Being herself meant giving acting a serious shot before starting the management consultancy job. She deferred the start date for a year and, in between working as a tutor and running a food bank, spent time crafting a CV and a showreel to try to get professional representation. Her graft paid off, and she signed to an agent who began to get her auditions for film and TV roles. Her first was a Bollywood dancer in the star-studded Marvel film Eternals, which Chandran landed after finding an advert on Instagram, helmed by the likes of Angelina Jolie, Richard Madden and Salma Hayek. On set, it was Kumail Nanjiani who really stood out for Chandran. ‘Being on a proper movie set with this fellow brown actor looking buff felt amazing. He treated us with so much kindness and grace.’

‘I get so much energy and enrichment meeting someone who tells me what seeing Simone and me on Bridgerton means to them’

Shortly after, Chandran landed a role in Amazon Prime’s Alex Rider series, and then came her even bigger break: Bridgerton. The process was turbulent. The world had gone into lockdown and after a handful of virtual auditions for Ashley’s role (Kate), Chandran was told she looked too young for the part. Months later, out of the blue, she was approached again, and by that point, season one was already out and the show was a breakout hit that became the most-viewed English-language series onNetflix at the time. ‘While they continued looking for Kate, they had me on the back burner. I’d got a part in another show, so I was like, you know, okay, I love the sound of Bridgerton, butI have [other] work so, whatever. And then season one came out and I was like, “Oh, man! It’s such a good show. I would have loved to get that!”’ This time, the team wanted her to audition for the role of Kate’s younger sister, Edwina Sharma. ‘I desperately wanted to be in the show, but I didn’t want to do it solely for that – which is such an ego trip! I only had one credit at the time. But I was fully being like, “Okay, tell me more about the role…’ So I read for it, and then I didn’t hear about anything for months. I was like, “Okay, well, clearly it’s over!”’

Then, one afternoon, while helping out in her mum’s allotment, she received a call asking her to audition with Bailey and Ashley. ‘I didn’t even realise I was still in the running. But the chemistry read was so special. I remember they looked so beautiful on Zoom. The lighting was amazing, and I was in my dingy dining room in the dark. I thought, “Okay, I need to step up my game.”’ Clearly she was already bringing her A-game because she landed the part.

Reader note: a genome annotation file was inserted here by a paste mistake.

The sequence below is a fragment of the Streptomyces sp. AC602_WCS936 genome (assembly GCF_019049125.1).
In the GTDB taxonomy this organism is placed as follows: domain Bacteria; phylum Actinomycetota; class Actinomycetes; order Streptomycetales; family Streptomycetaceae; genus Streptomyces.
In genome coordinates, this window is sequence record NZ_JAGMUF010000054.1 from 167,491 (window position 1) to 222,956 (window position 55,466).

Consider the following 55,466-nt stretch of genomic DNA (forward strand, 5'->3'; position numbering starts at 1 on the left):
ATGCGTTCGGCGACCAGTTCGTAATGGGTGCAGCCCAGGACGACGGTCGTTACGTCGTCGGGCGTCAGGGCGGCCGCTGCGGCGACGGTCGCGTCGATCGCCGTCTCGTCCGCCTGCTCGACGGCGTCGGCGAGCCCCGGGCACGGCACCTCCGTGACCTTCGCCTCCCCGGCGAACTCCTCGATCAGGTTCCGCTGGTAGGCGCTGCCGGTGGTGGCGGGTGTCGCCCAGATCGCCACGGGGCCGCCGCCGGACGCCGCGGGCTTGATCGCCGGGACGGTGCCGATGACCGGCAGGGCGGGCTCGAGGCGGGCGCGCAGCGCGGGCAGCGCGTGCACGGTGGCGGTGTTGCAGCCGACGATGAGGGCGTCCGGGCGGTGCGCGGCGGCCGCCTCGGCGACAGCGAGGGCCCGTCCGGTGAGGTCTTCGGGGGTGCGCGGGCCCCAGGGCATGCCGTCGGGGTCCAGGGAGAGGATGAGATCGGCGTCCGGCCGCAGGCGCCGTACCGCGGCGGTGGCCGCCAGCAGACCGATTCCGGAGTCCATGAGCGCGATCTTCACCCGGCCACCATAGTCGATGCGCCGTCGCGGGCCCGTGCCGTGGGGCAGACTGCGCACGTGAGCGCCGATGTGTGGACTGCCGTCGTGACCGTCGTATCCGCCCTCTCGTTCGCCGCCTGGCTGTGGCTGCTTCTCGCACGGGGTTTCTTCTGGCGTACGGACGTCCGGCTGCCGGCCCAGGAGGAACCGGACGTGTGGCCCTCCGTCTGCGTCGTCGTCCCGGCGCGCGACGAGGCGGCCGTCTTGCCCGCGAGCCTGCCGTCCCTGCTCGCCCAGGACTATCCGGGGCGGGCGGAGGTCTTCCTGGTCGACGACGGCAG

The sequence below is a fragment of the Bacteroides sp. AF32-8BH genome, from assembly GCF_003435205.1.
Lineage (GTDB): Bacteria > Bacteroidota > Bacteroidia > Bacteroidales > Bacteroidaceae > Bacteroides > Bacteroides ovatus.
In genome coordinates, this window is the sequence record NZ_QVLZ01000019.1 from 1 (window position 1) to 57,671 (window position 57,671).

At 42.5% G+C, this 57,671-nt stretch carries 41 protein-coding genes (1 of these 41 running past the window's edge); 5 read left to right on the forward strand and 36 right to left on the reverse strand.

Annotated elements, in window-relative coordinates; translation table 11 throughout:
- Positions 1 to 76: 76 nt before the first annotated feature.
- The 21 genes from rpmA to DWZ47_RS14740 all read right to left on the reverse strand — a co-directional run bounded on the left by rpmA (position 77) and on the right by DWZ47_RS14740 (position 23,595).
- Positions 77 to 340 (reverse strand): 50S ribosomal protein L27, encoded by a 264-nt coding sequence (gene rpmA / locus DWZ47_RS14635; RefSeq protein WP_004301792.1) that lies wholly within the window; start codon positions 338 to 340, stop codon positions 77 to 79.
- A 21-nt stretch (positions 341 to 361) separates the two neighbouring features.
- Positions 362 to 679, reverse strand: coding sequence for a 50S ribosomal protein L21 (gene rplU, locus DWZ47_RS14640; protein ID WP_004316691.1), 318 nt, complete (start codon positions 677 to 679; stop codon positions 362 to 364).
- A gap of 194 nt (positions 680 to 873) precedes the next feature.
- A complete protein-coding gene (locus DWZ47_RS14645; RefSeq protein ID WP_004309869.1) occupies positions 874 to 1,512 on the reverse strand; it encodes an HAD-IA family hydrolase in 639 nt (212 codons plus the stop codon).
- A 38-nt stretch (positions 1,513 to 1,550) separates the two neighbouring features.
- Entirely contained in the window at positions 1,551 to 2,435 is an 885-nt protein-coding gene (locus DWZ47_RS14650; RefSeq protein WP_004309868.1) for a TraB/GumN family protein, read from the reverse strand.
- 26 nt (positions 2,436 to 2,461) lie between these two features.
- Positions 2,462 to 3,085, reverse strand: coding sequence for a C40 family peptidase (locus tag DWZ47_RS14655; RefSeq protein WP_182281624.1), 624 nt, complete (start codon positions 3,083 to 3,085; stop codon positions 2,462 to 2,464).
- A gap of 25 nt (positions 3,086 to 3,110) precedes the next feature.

Surviving the spotlight

Bridgerton has a habit of launching the stellar careers of its leads. Almost overnight, season one’s Phoebe Dynevor and Regé-Jean Page went from emerging actors to household names. ‘So many of the cast members who’d been through it were like, Charithra, get a therapist because this is crazy,’ she remembers. She took their advice, and while therapy has been invaluable, nothing could truly prepare her for such a life-altering experience. She cites events in particular as ‘anxiety-inducing’, explaining, ‘There’s an impostor syndrome there. I leave and I want to cry every time!’ It sounds intense, and the internet’s opinions only exacerbated it. ‘I think when anyone is first exposed to this [fame] on the level that I was, they read the comments, they google themselves. And when you read the really aggressive ones – I know this sounds dramatic – but you feel really vulnerable. I’m a normal person – I’m taking the bus, I’m taking the Tube. You’re thinking all it takes is one person being slightly too deranged and trying to hunt you down… It took me like a solid four months to [get] through that.’